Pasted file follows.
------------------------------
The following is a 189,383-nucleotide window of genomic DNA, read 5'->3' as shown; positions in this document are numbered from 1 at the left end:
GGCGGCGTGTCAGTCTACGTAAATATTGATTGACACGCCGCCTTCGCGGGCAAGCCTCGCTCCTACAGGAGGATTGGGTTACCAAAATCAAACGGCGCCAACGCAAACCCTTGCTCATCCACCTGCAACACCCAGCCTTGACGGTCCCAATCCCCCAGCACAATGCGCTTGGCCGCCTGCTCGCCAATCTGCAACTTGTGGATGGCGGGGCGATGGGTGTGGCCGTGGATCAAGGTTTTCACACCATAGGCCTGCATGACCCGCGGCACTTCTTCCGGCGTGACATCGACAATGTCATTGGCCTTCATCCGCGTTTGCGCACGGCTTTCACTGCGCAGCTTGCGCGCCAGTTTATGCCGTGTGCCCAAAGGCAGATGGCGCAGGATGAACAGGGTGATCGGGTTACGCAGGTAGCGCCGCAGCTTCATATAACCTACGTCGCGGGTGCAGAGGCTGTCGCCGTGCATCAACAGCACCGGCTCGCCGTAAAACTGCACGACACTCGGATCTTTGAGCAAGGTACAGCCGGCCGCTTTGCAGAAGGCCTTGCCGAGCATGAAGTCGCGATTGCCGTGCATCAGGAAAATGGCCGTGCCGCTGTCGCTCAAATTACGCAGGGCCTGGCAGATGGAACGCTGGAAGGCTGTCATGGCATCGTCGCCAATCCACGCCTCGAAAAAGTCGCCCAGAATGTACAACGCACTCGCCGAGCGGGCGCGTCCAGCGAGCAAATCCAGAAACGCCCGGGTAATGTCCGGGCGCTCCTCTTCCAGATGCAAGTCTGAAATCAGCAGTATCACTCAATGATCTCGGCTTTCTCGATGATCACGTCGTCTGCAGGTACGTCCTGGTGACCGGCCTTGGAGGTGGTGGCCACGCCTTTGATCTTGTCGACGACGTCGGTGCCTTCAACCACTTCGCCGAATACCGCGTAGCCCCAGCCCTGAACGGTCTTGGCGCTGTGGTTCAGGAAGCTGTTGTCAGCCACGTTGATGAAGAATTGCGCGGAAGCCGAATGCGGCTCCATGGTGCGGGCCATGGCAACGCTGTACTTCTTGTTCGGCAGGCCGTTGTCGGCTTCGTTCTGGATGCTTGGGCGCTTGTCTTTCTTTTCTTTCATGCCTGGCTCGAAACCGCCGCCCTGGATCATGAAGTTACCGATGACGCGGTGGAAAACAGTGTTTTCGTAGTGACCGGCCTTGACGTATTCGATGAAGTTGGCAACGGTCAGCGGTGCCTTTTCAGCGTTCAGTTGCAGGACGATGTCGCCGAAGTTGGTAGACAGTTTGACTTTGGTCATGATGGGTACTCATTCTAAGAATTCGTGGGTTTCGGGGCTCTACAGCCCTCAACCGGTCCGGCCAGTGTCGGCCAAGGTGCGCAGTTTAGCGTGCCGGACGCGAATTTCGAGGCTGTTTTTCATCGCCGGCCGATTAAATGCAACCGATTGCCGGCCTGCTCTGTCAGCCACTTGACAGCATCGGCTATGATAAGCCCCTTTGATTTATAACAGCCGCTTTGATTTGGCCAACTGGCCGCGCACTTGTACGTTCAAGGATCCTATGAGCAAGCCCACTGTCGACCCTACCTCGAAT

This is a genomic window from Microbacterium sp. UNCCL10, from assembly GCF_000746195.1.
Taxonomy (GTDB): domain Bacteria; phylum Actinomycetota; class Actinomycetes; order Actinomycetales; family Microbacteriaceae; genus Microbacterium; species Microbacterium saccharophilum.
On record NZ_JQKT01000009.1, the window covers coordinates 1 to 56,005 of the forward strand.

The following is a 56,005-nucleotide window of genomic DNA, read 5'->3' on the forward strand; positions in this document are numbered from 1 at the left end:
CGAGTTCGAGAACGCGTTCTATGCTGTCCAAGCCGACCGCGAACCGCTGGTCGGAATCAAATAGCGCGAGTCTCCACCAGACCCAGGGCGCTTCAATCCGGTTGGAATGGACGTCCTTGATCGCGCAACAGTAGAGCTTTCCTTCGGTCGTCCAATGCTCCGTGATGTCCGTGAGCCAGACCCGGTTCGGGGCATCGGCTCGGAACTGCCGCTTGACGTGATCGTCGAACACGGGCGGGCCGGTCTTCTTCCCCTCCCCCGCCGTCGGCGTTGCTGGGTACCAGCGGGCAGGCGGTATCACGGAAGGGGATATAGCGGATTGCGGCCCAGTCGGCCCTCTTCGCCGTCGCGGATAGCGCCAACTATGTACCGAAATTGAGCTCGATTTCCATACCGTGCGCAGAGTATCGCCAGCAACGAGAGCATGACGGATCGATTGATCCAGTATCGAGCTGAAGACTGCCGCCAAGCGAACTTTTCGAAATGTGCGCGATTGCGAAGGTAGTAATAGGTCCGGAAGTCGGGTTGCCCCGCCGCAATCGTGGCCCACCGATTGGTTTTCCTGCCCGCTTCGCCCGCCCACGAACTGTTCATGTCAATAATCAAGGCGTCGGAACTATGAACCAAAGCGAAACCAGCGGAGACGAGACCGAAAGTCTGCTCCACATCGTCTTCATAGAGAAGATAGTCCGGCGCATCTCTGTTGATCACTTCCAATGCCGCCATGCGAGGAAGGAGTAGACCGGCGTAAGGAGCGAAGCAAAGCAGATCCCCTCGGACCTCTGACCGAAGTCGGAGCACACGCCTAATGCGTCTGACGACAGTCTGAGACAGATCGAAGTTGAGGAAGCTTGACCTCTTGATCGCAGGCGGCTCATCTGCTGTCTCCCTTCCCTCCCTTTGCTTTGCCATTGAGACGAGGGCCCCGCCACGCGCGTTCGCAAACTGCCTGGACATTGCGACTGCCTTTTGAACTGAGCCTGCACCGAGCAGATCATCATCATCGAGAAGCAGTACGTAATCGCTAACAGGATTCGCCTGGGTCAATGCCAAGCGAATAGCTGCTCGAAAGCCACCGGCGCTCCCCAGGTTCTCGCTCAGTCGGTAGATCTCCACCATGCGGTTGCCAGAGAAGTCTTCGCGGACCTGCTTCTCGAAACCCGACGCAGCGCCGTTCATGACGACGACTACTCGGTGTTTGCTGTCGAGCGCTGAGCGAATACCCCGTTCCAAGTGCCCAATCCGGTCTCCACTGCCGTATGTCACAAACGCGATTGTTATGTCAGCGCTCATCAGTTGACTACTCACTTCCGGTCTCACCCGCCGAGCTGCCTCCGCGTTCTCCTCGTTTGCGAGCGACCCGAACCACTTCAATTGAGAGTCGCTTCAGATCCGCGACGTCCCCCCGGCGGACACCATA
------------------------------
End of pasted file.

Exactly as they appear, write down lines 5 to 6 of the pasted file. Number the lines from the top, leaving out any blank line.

On record NZ_JQKT01000009.1, the window covers coordinates 1 to 56,005 of the forward strand.

The following is a 56,005-nucleotide window of genomic DNA, read 5'->3' on the forward strand; positions in this document are numbered from 1 at the left end: